Afghan officials say government security forces on August 20 freed 149 people who had been taken hostage by the Taliban several hours earlier in the northern province of Kunduz.
According to Mohammad Yusouf Ayubi, the head of the provincial council in Kunduz, the insurgents stopped three buses on the road near Khan Abad district and forced the passengers to come with them.
Mujahid said top leaders had not declared a ceasefire, but they would release at least 500 prisoners, including members of the Afghan security forces on Monday, a day before Eid celebrations begin.
President Ashraf Ghani declared a provisional three-month ceasefire with the Taliban on Sunday to mark the Eid al Adha holiday, even though fighting against the Western-backed government in Kabul and North Atlantic Treaty Organisation coalition forces has increased.
The government had previously announced a cease-fire with the Taliban during the Eid al-Fitr holiday in June.
Abdul Rahman Aqtash, a police chief in neighbouring Takhar province, said the passengers had been on their way to Kabul.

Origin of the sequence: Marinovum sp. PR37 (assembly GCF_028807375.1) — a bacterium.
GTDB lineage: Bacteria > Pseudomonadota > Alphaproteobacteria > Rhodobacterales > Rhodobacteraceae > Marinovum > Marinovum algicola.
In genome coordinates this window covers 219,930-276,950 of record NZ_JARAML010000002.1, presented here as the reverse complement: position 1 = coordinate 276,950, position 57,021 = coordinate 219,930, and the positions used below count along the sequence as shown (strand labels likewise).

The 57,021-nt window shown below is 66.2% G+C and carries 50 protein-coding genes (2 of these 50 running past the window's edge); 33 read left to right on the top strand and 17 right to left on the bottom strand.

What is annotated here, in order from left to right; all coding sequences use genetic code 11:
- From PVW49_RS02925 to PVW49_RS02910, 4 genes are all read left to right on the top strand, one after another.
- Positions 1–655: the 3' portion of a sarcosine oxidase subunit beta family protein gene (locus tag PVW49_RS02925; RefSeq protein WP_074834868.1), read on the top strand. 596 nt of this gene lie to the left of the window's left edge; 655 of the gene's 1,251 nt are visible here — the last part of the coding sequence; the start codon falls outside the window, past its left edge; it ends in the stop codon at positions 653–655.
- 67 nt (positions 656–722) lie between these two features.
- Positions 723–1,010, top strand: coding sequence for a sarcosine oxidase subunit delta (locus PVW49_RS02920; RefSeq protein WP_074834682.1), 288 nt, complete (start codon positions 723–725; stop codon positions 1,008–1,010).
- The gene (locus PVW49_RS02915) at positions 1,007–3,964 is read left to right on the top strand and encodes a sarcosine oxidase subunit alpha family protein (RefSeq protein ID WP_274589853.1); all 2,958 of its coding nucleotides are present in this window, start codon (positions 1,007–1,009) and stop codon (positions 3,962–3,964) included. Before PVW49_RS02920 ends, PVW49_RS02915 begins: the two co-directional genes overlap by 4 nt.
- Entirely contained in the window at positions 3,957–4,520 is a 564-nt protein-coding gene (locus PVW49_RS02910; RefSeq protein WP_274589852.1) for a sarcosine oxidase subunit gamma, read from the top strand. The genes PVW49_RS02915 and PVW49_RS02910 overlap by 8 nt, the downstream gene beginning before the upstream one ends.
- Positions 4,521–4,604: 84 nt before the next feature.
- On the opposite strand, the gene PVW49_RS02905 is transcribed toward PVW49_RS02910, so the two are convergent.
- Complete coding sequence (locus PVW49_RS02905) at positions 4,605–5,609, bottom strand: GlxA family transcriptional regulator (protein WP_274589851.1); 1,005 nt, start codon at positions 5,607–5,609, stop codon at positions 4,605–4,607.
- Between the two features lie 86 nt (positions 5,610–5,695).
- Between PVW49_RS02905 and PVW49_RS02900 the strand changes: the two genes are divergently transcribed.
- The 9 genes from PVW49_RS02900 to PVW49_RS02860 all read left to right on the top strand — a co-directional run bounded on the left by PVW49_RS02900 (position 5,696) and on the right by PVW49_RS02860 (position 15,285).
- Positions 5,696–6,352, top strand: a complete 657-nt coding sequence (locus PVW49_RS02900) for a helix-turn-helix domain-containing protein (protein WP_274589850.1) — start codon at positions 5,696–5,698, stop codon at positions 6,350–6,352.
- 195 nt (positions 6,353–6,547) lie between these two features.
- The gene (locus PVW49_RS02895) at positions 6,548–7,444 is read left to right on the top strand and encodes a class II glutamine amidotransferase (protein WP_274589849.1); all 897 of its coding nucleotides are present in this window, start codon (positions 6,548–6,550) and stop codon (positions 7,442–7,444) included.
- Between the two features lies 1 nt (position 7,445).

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He said fighting in the area had halted while Afghan authorities used local elders as intermediaries in negotiations with the Taliban for the release of the remaining hostages. The Taliban accepted that three-day ceasefire, but later rejected a call by the president to extend it.
In a statement issued by US Secretary of State Michael Pompei he said: "This plan responds to the clear and continued call of the Afghan people for peace".
The announcement followed a bloody week of fighting across Afghanistan which saw the Taliban launch a massive assault against the provincial capital Ghazni.
A senior official in Ghani's office said the conditional ceasefire would run for three months, until the Prophet Mohammed's birthday which Afghanistan celebrate on Nov.21.
Afghan security forces battled the militants inside the city for five days, as the USA carried out airstrikes and send advisers to help ground forces.
It spurred hopes that a new path was opening for possible peace talks in the country to the end the almost 17-year-old war, but violence has surged in the weeks since. Since then, American forces, now in a training and advising role, have repeatedly come to the aid of Afghan forces.